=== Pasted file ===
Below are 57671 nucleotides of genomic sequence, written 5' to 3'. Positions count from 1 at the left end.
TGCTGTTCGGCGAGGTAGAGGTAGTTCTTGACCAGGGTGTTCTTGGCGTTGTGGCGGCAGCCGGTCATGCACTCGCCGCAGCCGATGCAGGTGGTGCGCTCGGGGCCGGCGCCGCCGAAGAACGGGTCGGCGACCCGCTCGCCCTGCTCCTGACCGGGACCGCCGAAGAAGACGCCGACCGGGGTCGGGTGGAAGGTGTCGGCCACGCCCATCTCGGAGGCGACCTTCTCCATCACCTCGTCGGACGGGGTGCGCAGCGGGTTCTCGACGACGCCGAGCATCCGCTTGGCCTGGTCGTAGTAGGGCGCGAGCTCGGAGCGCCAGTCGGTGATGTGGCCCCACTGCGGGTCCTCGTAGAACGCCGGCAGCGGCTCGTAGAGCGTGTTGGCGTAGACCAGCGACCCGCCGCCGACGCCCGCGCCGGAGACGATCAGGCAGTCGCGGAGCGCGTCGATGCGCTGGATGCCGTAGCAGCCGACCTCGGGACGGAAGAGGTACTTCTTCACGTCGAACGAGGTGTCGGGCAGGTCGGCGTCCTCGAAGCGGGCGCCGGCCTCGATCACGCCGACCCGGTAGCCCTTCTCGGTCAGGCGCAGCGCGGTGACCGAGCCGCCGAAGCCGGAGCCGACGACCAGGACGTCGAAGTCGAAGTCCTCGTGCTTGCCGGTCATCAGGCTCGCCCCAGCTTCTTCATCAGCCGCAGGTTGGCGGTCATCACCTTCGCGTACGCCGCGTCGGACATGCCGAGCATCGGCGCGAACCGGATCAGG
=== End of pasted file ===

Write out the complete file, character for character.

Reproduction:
Below are 57671 nucleotides of genomic sequence, written 5' to 3'. Positions count from 1 at the left end.
TGCTGTTCGGCGAGGTAGAGGTAGTTCTTGACCAGGGTGTTCTTGGCGTTGTGGCGGCAGCCGGTCATGCACTCGCCGCAGCCGATGCAGGTGGTGCGCTCGGGGCCGGCGCCGCCGAAGAACGGGTCGGCGACCCGCTCGCCCTGCTCCTGACCGGGACCGCCGAAGAAGACGCCGACCGGGGTCGGGTGGAAGGTGTCGGCCACGCCCATCTCGGAGGCGACCTTCTCCATCACCTCGTCGGACGGGGTGCGCAGCGGGTTCTCGACGACGCCGAGCATCCGCTTGGCCTGGTCGTAGTAGGGCGCGAGCTCGGAGCGCCAGTCGGTGATGTGGCCCCACTGCGGGTCCTCGTAGAACGCCGGCAGCGGCTCGTAGAGCGTGTTGGCGTAGACCAGCGACCCGCCGCCGACGCCCGCGCCGGAGACGATCAGGCAGTCGCGGAGCGCGTCGATGCGCTGGATGCCGTAGCAGCCGACCTCGGGACGGAAGAGGTACTTCTTCACGTCGAACGAGGTGTCGGGCAGGTCGGCGTCCTCGAAGCGGGCGCCGGCCTCGATCACGCCGACCCGGTAGCCCTTCTCGGTCAGGCGCAGCGCGGTGACCGAGCCGCCGAAGCCGGAGCCGACGACCAGGACGTCGAAGTCGAAGTCCTCGTGCTTGCCGGTCATCAGGCTCGCCCCAGCTTCTTCATCAGCCGCAGGTTGGCGGTCATCACCTTCGCGTACGCCGCGTCGGACATGCCGAGCATCGGCGCGAACCGGATCAGG